Long Beach Swell Statistics, Spring: All Swell – Any Wind
This image describes the combination of swells directed at Long Beach through a typical northern hemisphere spring and is based upon 5140 NWW3 model predictions since 2007 (values every 3 hours). The wave model does not forecast wind and surf right at the coast so we have chosen the best grid node based on what we know about Long Beach. In this particular case the best grid node is 46 km away (29 miles).
The rose diagram shows the distribution of swell sizes and directions, while the graph at the bottom shows the same thing but lacks direction information. Five colours illustrate increasing wave sizes. Blue shows the smallest swells, less that 0.5m (1.5 feet) high. These were forecast only 50% of the time. Green and yellow represent increasing swell sizes and red shows highest swells greater than >3m (>10ft). In each graph, the area of any colour is proportional to how commonly that size swell happens.
The diagram implies that the prevailing swell direction, shown by the longest spokes, was S, whereas the the dominant wind blows from the SSW. Because the wave model grid is offshore, sometimes a strong offshore wind blows largest waves away from Long Beach and away from the coast. We group these with the no surf category of the bar chart. To avoid confusion we don't show these in the rose diagram. Because wind determines whether or not waves are good for surfing at Long Beach, you can select a similar diagram that shows only the swells that were predicted to coincide with glassy or offshore wind conditions. Over an average northern hemisphere spring, swells large enough to cause clean enough to surf waves at Long Beach run for about 50% of the time.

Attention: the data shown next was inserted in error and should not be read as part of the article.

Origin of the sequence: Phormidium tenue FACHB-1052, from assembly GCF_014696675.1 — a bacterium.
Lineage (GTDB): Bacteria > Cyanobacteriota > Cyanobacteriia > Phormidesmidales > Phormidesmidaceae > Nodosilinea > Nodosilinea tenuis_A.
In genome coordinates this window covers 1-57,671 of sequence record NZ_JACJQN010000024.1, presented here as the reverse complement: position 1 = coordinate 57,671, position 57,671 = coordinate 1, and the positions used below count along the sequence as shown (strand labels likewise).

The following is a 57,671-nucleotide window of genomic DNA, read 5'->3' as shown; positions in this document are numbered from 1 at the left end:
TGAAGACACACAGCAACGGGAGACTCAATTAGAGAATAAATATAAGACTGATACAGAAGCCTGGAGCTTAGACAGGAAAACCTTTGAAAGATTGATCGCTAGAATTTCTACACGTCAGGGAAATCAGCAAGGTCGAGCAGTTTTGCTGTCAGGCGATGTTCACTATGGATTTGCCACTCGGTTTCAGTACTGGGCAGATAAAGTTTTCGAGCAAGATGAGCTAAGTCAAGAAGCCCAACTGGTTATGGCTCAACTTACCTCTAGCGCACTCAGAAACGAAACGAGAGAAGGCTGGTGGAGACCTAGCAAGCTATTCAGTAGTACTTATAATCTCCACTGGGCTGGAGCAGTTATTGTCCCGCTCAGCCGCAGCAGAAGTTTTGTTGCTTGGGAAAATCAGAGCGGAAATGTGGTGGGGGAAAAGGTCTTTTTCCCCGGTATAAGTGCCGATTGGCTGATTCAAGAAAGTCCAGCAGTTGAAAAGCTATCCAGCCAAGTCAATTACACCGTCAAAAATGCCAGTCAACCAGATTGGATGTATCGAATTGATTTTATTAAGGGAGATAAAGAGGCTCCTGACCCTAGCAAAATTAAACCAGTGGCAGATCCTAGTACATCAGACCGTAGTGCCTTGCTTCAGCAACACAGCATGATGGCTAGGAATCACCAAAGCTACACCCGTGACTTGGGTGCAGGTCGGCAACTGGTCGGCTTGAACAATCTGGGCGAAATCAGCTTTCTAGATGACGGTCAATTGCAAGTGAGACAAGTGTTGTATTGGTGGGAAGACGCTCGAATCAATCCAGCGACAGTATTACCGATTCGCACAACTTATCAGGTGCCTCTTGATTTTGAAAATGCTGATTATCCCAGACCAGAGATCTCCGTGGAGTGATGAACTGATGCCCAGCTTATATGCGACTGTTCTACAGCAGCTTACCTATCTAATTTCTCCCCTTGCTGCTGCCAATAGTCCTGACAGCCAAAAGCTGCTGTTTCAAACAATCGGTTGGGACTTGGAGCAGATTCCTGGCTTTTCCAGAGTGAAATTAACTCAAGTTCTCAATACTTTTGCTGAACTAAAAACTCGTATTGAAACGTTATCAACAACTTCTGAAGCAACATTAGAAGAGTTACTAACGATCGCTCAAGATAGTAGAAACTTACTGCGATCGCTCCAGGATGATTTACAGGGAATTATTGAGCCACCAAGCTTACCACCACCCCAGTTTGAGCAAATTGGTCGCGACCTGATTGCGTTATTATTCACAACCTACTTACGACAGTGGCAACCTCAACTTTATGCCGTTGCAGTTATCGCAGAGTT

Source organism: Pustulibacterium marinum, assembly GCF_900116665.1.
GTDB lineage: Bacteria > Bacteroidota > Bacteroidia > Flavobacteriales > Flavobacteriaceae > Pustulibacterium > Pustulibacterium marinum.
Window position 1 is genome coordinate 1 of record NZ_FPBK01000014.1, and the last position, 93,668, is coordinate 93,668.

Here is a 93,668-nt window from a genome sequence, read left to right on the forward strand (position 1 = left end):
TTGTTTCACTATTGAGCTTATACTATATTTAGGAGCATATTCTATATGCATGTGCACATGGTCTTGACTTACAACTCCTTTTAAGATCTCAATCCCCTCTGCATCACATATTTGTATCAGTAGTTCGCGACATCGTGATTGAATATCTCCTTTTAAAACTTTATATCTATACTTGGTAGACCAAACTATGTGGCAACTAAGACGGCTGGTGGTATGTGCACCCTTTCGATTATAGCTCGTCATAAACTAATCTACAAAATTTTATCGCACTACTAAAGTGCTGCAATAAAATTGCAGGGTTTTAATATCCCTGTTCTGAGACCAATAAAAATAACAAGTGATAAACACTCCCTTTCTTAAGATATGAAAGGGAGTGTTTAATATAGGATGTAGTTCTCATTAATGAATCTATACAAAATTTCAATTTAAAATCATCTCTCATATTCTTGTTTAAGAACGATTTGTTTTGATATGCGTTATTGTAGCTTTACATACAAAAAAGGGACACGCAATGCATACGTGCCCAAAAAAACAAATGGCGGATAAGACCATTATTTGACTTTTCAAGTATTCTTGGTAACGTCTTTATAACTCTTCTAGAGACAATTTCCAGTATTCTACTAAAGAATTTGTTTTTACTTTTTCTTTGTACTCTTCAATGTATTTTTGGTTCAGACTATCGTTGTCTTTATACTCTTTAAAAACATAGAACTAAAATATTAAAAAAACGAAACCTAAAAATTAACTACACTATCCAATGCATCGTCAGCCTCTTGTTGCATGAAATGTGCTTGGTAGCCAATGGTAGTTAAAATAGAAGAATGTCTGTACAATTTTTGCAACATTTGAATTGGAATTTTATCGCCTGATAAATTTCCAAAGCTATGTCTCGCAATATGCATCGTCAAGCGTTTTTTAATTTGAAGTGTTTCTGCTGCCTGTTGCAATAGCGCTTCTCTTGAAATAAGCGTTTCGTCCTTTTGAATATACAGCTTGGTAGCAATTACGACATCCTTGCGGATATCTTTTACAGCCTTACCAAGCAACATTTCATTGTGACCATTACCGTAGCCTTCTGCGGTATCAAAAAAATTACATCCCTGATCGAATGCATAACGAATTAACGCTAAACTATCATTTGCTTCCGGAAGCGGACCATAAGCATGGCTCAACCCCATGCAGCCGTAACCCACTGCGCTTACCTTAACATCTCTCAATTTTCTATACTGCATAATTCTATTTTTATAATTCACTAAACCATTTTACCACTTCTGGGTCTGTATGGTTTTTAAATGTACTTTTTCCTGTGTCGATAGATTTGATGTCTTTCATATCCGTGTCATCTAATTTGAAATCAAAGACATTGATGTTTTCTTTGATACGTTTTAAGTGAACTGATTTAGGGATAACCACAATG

IMPORTANT: Beta version feature! Swell heights are open water values from NWW3. There is no attempt to model near-shore effects. Coastal wave heights will generally be less, especially if the break does not have unobstructed exposure to the open ocean.